As I told the Chamber of Commerce crowd last Wednesday, it was good to go ‘home’ to Halifax.
I earned my Ph.D. at the Technical University of Nova Scotia (now part of Dalhousie University), met my wife in Halifax, our sons were born there, and I worked at Dal in administrative roles before relocating to Ontario. It's always a treat to go back and visit.
I thought I’d share some of the experience with you.
I have to say, it was terrific to see how the community is developing. Dalhousie University is leading a lot of exciting efforts to promote innovation and university-industry collaboration in the region; and they’ve got eager partners through the Halifax Chamber of Commerce, who convened the lunch-time talk.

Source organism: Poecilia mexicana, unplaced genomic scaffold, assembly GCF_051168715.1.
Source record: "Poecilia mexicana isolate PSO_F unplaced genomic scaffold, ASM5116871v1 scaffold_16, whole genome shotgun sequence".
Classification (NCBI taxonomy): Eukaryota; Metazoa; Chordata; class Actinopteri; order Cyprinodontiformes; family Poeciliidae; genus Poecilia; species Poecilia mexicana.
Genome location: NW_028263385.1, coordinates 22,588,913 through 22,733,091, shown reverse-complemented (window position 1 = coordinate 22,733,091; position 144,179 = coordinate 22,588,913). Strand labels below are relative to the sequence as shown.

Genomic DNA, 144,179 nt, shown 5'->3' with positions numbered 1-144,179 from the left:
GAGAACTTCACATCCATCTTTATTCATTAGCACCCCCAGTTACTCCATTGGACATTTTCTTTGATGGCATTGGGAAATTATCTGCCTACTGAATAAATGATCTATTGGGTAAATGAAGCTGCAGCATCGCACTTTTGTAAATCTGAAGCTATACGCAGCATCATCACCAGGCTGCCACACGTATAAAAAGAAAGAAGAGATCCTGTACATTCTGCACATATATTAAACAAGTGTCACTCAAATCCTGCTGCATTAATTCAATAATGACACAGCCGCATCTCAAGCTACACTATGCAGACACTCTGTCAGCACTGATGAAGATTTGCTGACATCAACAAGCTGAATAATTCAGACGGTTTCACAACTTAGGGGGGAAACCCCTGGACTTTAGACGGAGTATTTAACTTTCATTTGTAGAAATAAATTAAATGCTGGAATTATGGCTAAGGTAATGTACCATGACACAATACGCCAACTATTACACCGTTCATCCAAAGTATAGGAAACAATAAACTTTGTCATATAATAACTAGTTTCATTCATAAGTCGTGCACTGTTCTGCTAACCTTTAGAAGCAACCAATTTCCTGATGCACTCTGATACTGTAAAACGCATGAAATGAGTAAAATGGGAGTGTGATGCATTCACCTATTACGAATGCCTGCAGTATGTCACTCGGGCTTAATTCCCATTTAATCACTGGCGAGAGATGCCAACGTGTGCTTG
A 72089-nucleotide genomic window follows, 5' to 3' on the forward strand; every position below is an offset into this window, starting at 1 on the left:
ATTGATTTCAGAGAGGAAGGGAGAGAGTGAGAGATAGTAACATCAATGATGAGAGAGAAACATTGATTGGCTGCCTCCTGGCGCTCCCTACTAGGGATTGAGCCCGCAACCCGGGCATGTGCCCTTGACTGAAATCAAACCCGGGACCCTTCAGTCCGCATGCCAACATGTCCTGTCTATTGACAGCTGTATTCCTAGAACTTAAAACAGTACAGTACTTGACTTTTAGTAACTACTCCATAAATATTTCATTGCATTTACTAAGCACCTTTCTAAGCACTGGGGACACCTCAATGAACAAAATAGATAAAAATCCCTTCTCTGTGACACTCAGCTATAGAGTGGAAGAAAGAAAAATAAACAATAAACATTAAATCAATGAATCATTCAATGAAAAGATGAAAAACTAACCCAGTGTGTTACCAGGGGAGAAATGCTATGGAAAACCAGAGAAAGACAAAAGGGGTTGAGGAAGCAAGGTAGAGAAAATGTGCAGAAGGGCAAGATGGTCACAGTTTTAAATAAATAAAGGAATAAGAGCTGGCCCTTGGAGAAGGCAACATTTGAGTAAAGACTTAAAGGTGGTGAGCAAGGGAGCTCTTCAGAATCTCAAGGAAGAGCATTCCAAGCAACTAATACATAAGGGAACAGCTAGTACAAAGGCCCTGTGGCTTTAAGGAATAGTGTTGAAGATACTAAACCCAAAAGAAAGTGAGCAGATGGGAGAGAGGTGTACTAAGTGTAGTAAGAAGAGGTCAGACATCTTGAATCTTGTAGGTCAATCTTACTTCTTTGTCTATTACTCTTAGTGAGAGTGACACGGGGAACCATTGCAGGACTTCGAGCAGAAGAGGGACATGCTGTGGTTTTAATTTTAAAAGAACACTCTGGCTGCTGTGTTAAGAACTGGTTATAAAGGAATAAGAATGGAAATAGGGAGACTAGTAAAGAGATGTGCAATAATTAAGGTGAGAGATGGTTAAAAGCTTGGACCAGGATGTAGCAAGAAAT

Before taking to the podium I caught up with several UWaterloo friends and alumni — and one of our co-op students in the region — as well as Nova Scotia’s minister of labour and advanced education, Hon. Kelly Regan, herself a proud Waterloo alumna.
To highlight some of what I talked about at the event, here are a couple videos. (Make sure to turn the volume up.)
In this first clip, I'm emphasizing what makes the University of Waterloo model so relevant to the needs of the 21st century economy.
In this second clip, during some Q & A after my speech, I was asked how Waterloo got the business community so engaged with our co-op program. My answer? We didn't have to. After all, the business community established the University of Waterloo.
All in all, it was great to share Waterloo’s message with our partners in the region and sector, and to engage with our alumni and friends in Nova Scotia’s capital city.
Thanks to the whole UWaterloo team who co-ordinated the effort, and to our gracious hosts.
Til next time, Nova Scotia.